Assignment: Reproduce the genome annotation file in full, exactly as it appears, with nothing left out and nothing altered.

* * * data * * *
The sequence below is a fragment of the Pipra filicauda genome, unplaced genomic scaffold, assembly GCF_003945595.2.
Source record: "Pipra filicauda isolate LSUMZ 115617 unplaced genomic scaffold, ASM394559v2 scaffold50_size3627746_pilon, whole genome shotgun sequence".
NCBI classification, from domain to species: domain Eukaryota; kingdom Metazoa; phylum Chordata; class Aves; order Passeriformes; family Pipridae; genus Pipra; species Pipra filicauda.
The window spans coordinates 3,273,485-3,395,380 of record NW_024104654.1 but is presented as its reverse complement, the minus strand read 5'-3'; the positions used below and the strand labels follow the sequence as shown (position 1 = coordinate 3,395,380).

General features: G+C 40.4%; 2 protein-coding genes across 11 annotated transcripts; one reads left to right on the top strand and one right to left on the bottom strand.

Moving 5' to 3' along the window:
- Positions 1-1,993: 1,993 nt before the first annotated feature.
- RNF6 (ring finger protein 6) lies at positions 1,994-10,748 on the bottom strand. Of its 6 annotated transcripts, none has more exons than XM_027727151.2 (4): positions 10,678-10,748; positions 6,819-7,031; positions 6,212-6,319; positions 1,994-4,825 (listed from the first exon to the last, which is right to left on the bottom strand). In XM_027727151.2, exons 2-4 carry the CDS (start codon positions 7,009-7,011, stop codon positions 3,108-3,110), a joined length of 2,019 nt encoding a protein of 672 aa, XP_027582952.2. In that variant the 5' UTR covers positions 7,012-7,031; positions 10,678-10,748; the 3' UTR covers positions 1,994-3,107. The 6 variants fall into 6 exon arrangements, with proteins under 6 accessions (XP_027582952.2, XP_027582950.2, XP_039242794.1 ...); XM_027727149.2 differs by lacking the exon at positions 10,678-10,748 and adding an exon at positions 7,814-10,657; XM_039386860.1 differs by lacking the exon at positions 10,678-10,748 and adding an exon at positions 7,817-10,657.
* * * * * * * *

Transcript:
The sequence below is a fragment of the Pipra filicauda genome, unplaced genomic scaffold, assembly GCF_003945595.2.
Source record: "Pipra filicauda isolate LSUMZ 115617 unplaced genomic scaffold, ASM394559v2 scaffold50_size3627746_pilon, whole genome shotgun sequence".
NCBI classification, from domain to species: domain Eukaryota; kingdom Metazoa; phylum Chordata; class Aves; order Passeriformes; family Pipridae; genus Pipra; species Pipra filicauda.
The window spans coordinates 3,273,485-3,395,380 of record NW_024104654.1 but is presented as its reverse complement, the minus strand read 5'-3'; the positions used below and the strand labels follow the sequence as shown (position 1 = coordinate 3,395,380).

General features: G+C 40.4%; 2 protein-coding genes across 11 annotated transcripts; one reads left to right on the top strand and one right to left on the bottom strand.

Moving 5' to 3' along the window:
- Positions 1-1,993: 1,993 nt before the first annotated feature.
- RNF6 (ring finger protein 6) lies at positions 1,994-10,748 on the bottom strand. Of its 6 annotated transcripts, none has more exons than XM_027727151.2 (4): positions 10,678-10,748; positions 6,819-7,031; positions 6,212-6,319; positions 1,994-4,825 (listed from the first exon to the last, which is right to left on the bottom strand). In XM_027727151.2, exons 2-4 carry the CDS (start codon positions 7,009-7,011, stop codon positions 3,108-3,110), a joined length of 2,019 nt encoding a protein of 672 aa, XP_027582952.2. In that variant the 5' UTR covers positions 7,012-7,031; positions 10,678-10,748; the 3' UTR covers positions 1,994-3,107. The 6 variants fall into 6 exon arrangements, with proteins under 6 accessions (XP_027582952.2, XP_027582950.2, XP_039242794.1 ...); XM_027727149.2 differs by lacking the exon at positions 10,678-10,748 and adding an exon at positions 7,814-10,657; XM_039386860.1 differs by lacking the exon at positions 10,678-10,748 and adding an exon at positions 7,817-10,657.